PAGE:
• Monday, Aug 03, 2020
  • Last Update : 11:29 pm

India refuses entry to British lawmaker critical of Kashmir policy

  • Published at 06:32 pm February 18th, 2020
Debbie Abrahams
Debbie Abrahams (L), the new Labour MP for Oldham East and Saddleworth, walks with her husban John (R) during a photocall in Denshaw, north-west England, on January 14, 2011 AFP

Debbie Abrahams, a member of parliament for the opposition Labour party, landed at New Delhi's international airport on Monday but claims she was unable to clear customs after her Indian visa was rejected

A British lawmaker, who chairs an all-party group on Kashmir, has been denied entry to India after she criticized the government's decision to strip the disputed region Himalayan region of its constitutional autonomy.

Debbie Abrahams, a member of parliament for the opposition Labour party, landed at New Delhi's international airport on Monday but claims she was unable to clear customs after her Indian visa was rejected.

Abrahams said she had no plans to visit Kashmir during what she called a "private visit" to India to see relatives, although she had been planning to journey on to the Pakistani capital Islamabad to discuss the issue.

She has been critical of the Indian government for revoking Kashmir's special status last August, which allowed the region to make its own laws, in an attempt to integrate the country's only Muslim-majority region more fully.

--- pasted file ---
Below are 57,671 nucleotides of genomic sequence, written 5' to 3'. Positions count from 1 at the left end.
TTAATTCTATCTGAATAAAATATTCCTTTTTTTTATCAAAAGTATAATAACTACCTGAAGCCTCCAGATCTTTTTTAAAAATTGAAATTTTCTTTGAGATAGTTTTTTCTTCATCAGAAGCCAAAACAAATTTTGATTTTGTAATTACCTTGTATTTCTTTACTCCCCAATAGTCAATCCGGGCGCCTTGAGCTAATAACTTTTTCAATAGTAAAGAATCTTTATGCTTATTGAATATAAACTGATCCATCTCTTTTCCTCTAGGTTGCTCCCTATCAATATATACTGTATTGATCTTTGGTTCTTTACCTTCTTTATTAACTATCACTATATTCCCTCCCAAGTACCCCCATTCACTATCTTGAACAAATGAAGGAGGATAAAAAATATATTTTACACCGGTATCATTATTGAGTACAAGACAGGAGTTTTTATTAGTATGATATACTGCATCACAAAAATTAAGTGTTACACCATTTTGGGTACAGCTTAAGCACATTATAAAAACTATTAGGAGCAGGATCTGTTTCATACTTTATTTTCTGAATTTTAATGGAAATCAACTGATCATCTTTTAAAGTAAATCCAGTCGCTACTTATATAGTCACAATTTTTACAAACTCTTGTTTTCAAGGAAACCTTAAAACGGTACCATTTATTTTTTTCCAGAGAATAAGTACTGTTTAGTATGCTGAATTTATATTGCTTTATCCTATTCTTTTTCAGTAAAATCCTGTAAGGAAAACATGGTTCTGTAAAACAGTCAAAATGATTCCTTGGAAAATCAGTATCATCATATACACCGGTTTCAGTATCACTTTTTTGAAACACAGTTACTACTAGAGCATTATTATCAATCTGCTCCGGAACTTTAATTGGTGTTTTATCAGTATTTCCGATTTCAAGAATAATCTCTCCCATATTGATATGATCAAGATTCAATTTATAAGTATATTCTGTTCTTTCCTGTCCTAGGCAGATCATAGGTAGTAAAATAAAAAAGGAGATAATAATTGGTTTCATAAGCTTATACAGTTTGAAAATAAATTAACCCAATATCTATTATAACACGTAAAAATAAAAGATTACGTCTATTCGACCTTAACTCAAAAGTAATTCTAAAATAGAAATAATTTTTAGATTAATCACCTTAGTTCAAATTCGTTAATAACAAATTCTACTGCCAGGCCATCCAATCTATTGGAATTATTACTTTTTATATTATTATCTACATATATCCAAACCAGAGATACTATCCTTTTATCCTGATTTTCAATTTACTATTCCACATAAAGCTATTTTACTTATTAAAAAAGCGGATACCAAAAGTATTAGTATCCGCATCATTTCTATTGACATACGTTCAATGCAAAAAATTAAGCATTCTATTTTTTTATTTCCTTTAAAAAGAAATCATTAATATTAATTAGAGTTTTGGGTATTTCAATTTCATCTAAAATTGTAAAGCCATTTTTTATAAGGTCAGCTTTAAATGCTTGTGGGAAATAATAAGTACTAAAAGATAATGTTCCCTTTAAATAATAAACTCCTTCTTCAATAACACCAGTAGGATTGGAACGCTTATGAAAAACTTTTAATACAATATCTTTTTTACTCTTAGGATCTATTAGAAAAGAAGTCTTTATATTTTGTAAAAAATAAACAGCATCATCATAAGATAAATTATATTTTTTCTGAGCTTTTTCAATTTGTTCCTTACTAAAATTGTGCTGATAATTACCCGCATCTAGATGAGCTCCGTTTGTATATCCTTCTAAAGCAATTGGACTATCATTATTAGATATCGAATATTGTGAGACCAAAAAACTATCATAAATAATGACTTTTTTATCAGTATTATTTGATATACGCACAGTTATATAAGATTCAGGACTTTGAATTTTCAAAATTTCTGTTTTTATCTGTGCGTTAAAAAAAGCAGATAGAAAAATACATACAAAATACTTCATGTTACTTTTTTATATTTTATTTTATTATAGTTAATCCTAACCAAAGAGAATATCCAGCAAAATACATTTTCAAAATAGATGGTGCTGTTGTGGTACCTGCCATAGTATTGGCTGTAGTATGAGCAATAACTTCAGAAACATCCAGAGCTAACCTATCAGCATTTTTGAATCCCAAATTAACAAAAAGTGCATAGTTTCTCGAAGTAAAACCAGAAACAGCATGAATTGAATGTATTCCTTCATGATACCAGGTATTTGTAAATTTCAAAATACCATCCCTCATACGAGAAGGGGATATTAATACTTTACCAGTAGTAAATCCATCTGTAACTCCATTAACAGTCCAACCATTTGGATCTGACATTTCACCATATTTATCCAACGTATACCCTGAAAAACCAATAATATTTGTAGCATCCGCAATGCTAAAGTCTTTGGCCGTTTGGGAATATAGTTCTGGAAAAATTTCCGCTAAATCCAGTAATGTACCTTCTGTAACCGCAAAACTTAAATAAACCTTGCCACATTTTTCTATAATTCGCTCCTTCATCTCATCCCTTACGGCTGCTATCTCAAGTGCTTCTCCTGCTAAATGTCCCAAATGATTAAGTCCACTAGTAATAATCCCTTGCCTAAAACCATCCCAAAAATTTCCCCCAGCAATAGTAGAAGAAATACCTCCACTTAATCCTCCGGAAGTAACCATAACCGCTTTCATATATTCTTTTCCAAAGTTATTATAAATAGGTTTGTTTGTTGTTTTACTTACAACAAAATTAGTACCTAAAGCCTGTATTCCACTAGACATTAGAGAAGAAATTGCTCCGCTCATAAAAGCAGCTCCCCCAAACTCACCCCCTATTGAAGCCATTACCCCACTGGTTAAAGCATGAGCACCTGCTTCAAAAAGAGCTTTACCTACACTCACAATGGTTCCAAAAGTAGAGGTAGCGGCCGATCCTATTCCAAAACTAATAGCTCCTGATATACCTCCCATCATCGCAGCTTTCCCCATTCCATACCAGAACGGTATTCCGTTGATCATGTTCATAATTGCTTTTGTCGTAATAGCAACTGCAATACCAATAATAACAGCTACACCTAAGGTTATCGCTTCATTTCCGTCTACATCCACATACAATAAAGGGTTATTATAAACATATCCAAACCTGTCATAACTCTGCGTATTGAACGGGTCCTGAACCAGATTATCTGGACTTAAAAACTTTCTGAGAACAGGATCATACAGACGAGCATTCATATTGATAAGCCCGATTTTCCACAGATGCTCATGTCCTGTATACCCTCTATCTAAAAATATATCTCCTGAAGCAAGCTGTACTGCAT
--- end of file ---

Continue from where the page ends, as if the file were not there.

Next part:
Abrahams said she was "treated like a criminal" and told to leave India before being marched on to a plane bound for Dubai.

"The immigration officer looked at his screen and started shaking his head and saying 'no, no, no'," she told Sky News.

"Then he said the visa had been rejected, took my passport, went off to consult with others, kept us waiting for about ten minutes and then said: 'No, you are being denied entry'."

There was no immediate comment from the Indian government.

Kashmir is claimed by India and arch-rival Pakistan and has been in turmoil since New Delhi removed its autonomy and enforced the changes by deploying thousands of additional troops and imposing a communication blackout.

India has since restored limited internet connectivity, ending one of the world’s longest such shutdowns in a democracy.

But many political leaders, including three former chief ministers of Jammu & Kashmir state, are still in detention without charge six months after the crackdown, and foreign journalists have been denied permission to visit the region.

Shortly after the changes to Kashmir's status were passed by India's parliament, Abrahams wrote a letter to India's High Commissioner to the United Kingdom, saying the action "betrays the trust of the people" of Kashmir. 

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